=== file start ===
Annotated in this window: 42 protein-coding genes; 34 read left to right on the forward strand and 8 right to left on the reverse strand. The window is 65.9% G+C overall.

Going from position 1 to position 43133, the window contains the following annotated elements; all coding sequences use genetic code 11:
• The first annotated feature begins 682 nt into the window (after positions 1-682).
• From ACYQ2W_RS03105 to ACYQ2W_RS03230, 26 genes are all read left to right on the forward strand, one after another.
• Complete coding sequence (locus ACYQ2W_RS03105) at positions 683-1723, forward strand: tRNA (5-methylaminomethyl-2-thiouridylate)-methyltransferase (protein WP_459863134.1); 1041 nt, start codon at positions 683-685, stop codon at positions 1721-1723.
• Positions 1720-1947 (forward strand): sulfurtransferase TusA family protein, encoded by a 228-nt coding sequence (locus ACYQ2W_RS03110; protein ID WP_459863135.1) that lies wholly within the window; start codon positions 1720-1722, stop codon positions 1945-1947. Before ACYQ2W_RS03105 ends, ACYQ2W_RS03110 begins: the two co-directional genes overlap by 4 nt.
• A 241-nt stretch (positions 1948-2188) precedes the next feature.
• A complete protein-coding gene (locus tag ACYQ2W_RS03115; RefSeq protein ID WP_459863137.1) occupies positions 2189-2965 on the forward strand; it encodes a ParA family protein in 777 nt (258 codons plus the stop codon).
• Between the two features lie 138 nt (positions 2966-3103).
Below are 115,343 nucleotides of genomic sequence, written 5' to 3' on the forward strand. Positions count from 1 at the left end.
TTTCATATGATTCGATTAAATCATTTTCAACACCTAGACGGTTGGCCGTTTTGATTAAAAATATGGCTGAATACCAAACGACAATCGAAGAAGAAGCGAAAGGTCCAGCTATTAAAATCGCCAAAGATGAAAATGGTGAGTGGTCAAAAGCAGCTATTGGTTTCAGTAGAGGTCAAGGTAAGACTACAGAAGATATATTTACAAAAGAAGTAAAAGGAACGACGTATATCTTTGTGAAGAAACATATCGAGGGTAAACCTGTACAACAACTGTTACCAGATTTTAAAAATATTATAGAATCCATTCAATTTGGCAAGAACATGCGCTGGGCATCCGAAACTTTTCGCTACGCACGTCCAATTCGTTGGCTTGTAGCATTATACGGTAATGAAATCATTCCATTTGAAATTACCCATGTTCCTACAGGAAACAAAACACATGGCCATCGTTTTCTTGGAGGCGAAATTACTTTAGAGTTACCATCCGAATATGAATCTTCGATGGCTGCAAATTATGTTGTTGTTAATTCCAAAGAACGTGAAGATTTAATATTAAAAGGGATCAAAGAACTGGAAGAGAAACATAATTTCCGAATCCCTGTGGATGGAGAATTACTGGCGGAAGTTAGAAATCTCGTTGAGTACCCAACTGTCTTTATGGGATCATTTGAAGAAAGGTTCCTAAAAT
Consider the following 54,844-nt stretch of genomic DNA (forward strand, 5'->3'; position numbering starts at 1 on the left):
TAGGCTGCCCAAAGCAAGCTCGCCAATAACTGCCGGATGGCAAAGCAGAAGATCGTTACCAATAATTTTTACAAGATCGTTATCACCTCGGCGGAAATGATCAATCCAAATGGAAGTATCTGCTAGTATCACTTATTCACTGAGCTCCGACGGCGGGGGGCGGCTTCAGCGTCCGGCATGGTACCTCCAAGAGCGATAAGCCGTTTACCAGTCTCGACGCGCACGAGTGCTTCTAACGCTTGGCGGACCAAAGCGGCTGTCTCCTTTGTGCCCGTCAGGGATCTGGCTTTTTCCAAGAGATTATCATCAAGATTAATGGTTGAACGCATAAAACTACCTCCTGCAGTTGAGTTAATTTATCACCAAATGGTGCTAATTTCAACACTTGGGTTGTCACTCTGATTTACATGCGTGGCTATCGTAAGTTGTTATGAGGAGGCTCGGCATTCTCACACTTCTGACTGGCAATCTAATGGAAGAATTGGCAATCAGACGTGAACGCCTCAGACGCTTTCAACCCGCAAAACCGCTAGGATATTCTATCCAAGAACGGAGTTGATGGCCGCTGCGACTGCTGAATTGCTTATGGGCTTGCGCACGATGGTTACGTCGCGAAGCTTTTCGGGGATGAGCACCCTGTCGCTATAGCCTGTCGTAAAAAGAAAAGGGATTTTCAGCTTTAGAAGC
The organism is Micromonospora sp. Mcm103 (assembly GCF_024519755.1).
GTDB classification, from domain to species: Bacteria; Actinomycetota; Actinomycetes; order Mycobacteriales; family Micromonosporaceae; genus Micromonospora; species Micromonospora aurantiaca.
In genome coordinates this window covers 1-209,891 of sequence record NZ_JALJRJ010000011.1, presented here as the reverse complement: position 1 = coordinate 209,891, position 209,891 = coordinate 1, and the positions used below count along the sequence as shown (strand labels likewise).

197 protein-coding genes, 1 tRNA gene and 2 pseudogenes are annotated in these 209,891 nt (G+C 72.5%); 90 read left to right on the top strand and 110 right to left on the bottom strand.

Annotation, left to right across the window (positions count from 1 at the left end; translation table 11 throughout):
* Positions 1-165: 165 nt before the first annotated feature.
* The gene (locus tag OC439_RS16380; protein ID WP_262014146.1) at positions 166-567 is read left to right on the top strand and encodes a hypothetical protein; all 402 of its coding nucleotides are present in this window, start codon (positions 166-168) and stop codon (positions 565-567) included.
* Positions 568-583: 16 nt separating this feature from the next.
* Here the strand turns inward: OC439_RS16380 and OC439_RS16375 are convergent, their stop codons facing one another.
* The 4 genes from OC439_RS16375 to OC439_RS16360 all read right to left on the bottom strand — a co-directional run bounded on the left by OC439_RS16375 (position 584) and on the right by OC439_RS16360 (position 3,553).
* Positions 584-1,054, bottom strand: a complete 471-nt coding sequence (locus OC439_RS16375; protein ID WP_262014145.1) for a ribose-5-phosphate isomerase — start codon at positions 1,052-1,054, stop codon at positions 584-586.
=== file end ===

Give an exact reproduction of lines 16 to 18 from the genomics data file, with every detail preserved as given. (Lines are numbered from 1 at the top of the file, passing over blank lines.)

In genome coordinates this window covers 1-209,891 of sequence record NZ_JALJRJ010000011.1, presented here as the reverse complement: position 1 = coordinate 209,891, position 209,891 = coordinate 1, and the positions used below count along the sequence as shown (strand labels likewise).

197 protein-coding genes, 1 tRNA gene and 2 pseudogenes are annotated in these 209,891 nt (G+C 72.5%); 90 read left to right on the top strand and 110 right to left on the bottom strand.

Annotation, left to right across the window (positions count from 1 at the left end; translation table 11 throughout):